Americans Agree on at Least One Thing: Privacy Now

At a time when Americans seem to be increasingly polarized on almost every conceivable issue, a recent study found one issue the vast majority can agree on: Our electronic privacy laws are out of date.

A poll released yesterday surveyed some of the most politically diverse areas in the country – including Nevada, Arkansas, Georgia, New Hampshire, Virginia, and Southern California – and found that over 84 percent of people supported an update to the Electronic Communications Privacy Act (ECPA), the federal law which protects email and other online communications from government snooping.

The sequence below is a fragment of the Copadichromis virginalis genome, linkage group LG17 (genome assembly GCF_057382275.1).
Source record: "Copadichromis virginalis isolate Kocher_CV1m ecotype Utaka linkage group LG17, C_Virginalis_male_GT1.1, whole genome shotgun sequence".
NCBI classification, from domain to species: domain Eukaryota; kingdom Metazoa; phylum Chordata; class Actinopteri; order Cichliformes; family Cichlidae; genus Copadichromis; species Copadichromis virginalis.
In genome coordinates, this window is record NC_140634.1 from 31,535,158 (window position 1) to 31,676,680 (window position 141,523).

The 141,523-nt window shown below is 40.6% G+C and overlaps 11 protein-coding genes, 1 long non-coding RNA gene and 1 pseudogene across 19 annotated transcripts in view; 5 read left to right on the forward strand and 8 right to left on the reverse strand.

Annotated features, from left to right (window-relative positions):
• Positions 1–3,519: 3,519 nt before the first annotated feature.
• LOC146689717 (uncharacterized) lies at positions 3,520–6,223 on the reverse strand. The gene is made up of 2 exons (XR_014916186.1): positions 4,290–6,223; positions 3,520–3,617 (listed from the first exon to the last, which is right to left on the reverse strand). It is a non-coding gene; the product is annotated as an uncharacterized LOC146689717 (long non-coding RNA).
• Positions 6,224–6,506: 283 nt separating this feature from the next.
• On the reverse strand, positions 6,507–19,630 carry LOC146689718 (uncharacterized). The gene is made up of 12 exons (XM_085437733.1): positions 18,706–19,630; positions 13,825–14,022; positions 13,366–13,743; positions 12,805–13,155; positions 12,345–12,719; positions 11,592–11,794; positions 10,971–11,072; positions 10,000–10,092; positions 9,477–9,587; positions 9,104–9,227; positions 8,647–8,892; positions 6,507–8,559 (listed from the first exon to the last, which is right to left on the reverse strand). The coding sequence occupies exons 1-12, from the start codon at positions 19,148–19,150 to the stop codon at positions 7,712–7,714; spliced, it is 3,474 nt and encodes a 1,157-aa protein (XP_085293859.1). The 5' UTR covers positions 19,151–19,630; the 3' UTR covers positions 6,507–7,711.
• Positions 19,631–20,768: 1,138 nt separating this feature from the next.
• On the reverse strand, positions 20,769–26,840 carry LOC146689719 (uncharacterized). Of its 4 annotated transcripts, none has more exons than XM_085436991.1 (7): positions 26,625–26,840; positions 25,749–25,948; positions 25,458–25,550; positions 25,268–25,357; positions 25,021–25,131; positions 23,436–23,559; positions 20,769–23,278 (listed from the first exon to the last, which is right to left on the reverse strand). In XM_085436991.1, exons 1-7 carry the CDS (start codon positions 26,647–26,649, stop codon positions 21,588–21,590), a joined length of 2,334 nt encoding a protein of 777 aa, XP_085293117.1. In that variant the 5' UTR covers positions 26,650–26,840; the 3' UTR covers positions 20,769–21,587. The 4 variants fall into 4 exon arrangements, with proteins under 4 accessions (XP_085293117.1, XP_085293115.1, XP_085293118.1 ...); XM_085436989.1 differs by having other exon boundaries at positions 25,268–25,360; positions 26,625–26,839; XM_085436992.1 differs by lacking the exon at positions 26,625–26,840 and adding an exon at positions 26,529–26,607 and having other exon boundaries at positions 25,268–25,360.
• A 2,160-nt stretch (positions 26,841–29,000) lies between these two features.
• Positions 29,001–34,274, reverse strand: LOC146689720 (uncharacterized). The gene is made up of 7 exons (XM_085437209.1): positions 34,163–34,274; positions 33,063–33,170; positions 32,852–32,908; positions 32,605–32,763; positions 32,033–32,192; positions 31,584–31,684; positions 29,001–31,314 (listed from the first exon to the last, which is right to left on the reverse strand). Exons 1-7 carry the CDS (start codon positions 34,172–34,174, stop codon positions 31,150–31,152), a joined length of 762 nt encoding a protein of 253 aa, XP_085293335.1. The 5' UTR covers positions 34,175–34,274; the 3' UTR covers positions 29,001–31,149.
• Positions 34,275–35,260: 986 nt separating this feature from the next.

While ECPA was meant to put in place strong privacy protections when it was passed in 1986, the law has not kept pace with our advancing technologies and now contains a massive loophole that allows emails older than 180 days to be accessed by law enforcement without a warrant. In an age of cloud computing, this means law enforcement quite literally has access to an intimate repository of our lives – including our mistakes – stretching back years and years.

In a truly rare consensus, the poll found the demand for an update for ECPA was consistent regardless of gender, age, race, or party affiliation:

For instance, in Virginia, where 87% of all voters support updating ECPA, is supported by 88% of men and 86% of women, 84% of those under 30 and 85% of those over 65, 85% of African-American voters, 87% of white voters, 84% of Democrats, 87% of Republicans and 90% of independents.

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